JJ: It’s the beautiful trio to be sure.
TM: Yes, Taraji brings the quiet introverted brain of the group. Octavia is the foreman and the maternal leader of the group and Mary is the wild child who always has to be reminded that it’s 1961.
JJ: You have Kevin Costner in the mix, who seems to be the buffer.
TM: Kevin Costner is one of the most unique men I’ve ever met in my life. He brings that integrity and work ethic into every thing he does.
His character, Al Harrison, represents the glue that kind of holds the teetering space program together. He balances the science and the math along with the business and imaginative people.
Back in 1961, in the Jim Crow South, he is dealing with racial tensions in the workplace. It’s not that he is unaware of what is happening as much as he doesn’t care. He is about the mission. In his mind the mission and the math of what they are trying to do trumps race and sex of a person.
JJ: I hope that people get that there are so many issues in this film, not just one specific issue. How was that for you as a director covering it all?
TM: It was exciting, to be honest with you. To me, the 1960s was an explosive time in history. The space race was happening, the Cold War was happening, Civil Rights issues were happening, the Kennedy assassination was happening, Martin Luther King assassination was happening…
JJ: See, that’s what I mean, so many, many issues!
TM: They are all running parallel to each other as well. The Freedom Riders bus protested to Washington D.C. the day before Alan Shepard launched his first mission into space. That should tell you the parallels between these two races and how they basically started to achieve success together in tandem is mind boggling. To pack all of this in one movie was an enjoyable task and to be able to get to say something about who we were and who we are and what we can become as a country when we work together.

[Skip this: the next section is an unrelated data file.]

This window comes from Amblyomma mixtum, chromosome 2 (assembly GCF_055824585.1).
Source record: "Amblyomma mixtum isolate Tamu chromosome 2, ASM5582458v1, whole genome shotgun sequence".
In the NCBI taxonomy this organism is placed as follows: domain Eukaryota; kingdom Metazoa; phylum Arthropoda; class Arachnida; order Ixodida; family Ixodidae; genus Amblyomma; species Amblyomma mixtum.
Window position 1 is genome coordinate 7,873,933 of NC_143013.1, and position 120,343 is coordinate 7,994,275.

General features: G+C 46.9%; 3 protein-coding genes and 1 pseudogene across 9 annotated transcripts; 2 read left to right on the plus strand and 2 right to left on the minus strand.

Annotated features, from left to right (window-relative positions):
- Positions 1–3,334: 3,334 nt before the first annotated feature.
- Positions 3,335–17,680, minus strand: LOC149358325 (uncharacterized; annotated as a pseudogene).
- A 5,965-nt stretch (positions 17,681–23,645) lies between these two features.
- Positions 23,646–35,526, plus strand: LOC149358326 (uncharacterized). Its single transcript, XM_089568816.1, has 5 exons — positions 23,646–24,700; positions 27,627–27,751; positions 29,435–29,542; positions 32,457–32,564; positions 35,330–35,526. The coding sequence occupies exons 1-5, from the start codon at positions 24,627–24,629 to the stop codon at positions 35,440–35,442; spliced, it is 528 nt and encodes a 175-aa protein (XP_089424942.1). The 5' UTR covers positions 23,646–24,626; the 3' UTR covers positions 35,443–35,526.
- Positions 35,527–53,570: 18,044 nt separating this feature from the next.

JJ: Did you find that you had to do a lot of your own research to allow yourself to get deeper into the film?
TM: Oh yes, I did endless research. I researched every detail of the movie. I dug into a mass amount of books and documentaries about all of this. The Discovery Channel had a series “When We Left Earth: The NASA Missions” (2008) and I dug as deeply into Civil Rights as I did NASA. I re-watched the PBS series “Eyes on the Prize” (A documentary that documents the Civil Rights Movement from 1952 to 1965) about how it all occurred. I did tons of photo research as well.
In regards to the math, I learned everything from the ground up from like trajectory calculations, etc. I kind of became a dangerous expert of it all.
JJ: When you are talking about the mathematical side of it, how did Taraji handle it? I mean, she’s writing equations on the board so fast!
TM: Taraji, being the mathematician, consulted with the same person I did from Rudy Home who received his PhD out of Morehouse College. He trained Taraji and she memorized the math having so much time with him.
Taraji might actually be a genius on her own. What she can do I have not seen that often, memorize something and understand it in a very short period of time. She did it effectively and efficiently in one take.
JJ: I realize there is so much in this film to experience, but as the director, what would you want viewers to take with them after watching the film?
TM: See the film to be reminded of how great American has always been and how when we work together, regardless of race, sex or creed. There is nothing that this country can not achieve together.
JJ: It’s so very well said and very true, thank you Ted!
This director has a straight vision for this film and with an absolutely stellar cast that also includes Kirsten Dunst, Jim Parsons, Mahershala Ali, Aldis Hodge, Glen Powell, Kimberly Quinn and Olek Krupa. “Hidden Figures” is a part of history that will be amazing to watch.
“Hidden Figures” — meet the women you don’t know behind the mission you do!